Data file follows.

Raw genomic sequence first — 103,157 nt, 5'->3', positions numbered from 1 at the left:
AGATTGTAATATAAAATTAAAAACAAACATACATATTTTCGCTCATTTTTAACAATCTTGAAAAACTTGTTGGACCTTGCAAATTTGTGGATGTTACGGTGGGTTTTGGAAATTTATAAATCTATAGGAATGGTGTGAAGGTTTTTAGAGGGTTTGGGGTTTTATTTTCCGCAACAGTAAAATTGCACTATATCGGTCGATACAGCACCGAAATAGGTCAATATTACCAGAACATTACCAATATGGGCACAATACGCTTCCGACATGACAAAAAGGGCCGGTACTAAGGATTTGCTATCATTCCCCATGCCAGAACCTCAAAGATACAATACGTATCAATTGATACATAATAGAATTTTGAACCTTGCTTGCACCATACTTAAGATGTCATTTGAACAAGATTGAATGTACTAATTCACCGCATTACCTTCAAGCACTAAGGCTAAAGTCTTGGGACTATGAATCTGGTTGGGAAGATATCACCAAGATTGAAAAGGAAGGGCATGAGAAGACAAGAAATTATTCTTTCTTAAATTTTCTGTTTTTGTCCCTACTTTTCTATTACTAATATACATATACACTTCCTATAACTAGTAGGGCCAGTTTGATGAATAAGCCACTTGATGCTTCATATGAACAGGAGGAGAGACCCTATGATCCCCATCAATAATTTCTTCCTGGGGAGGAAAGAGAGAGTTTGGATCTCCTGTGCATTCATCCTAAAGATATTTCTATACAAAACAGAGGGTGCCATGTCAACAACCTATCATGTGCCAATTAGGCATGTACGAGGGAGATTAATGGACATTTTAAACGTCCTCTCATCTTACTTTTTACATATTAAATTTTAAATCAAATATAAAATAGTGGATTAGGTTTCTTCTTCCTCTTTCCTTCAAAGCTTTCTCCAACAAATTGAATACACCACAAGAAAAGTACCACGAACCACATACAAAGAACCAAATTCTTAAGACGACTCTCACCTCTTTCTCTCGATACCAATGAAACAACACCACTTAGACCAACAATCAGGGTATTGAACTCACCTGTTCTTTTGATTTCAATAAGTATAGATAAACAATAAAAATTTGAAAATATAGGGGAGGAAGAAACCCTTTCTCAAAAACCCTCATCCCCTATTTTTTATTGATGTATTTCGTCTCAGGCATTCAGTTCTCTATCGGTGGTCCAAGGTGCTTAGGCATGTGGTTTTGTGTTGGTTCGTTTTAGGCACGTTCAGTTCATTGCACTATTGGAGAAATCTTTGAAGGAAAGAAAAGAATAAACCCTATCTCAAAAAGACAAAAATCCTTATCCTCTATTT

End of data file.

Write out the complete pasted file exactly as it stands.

Raw genomic sequence first — 103,157 nt, 5'->3', positions numbered from 1 at the left:
AGATTGTAATATAAAATTAAAAACAAACATACATATTTTCGCTCATTTTTAACAATCTTGAAAAACTTGTTGGACCTTGCAAATTTGTGGATGTTACGGTGGGTTTTGGAAATTTATAAATCTATAGGAATGGTGTGAAGGTTTTTAGAGGGTTTGGGGTTTTATTTTCCGCAACAGTAAAATTGCACTATATCGGTCGATACAGCACCGAAATAGGTCAATATTACCAGAACATTACCAATATGGGCACAATACGCTTCCGACATGACAAAAAGGGCCGGTACTAAGGATTTGCTATCATTCCCCATGCCAGAACCTCAAAGATACAATACGTATCAATTGATACATAATAGAATTTTGAACCTTGCTTGCACCATACTTAAGATGTCATTTGAACAAGATTGAATGTACTAATTCACCGCATTACCTTCAAGCACTAAGGCTAAAGTCTTGGGACTATGAATCTGGTTGGGAAGATATCACCAAGATTGAAAAGGAAGGGCATGAGAAGACAAGAAATTATTCTTTCTTAAATTTTCTGTTTTTGTCCCTACTTTTCTATTACTAATATACATATACACTTCCTATAACTAGTAGGGCCAGTTTGATGAATAAGCCACTTGATGCTTCATATGAACAGGAGGAGAGACCCTATGATCCCCATCAATAATTTCTTCCTGGGGAGGAAAGAGAGAGTTTGGATCTCCTGTGCATTCATCCTAAAGATATTTCTATACAAAACAGAGGGTGCCATGTCAACAACCTATCATGTGCCAATTAGGCATGTACGAGGGAGATTAATGGACATTTTAAACGTCCTCTCATCTTACTTTTTACATATTAAATTTTAAATCAAATATAAAATAGTGGATTAGGTTTCTTCTTCCTCTTTCCTTCAAAGCTTTCTCCAACAAATTGAATACACCACAAGAAAAGTACCACGAACCACATACAAAGAACCAAATTCTTAAGACGACTCTCACCTCTTTCTCTCGATACCAATGAAACAACACCACTTAGACCAACAATCAGGGTATTGAACTCACCTGTTCTTTTGATTTCAATAAGTATAGATAAACAATAAAAATTTGAAAATATAGGGGAGGAAGAAACCCTTTCTCAAAAACCCTCATCCCCTATTTTTTATTGATGTATTTCGTCTCAGGCATTCAGTTCTCTATCGGTGGTCCAAGGTGCTTAGGCATGTGGTTTTGTGTTGGTTCGTTTTAGGCACGTTCAGTTCATTGCACTATTGGAGAAATCTTTGAAGGAAAGAAAAGAATAAACCCTATCTCAAAAAGACAAAAATCCTTATCCTCTATTT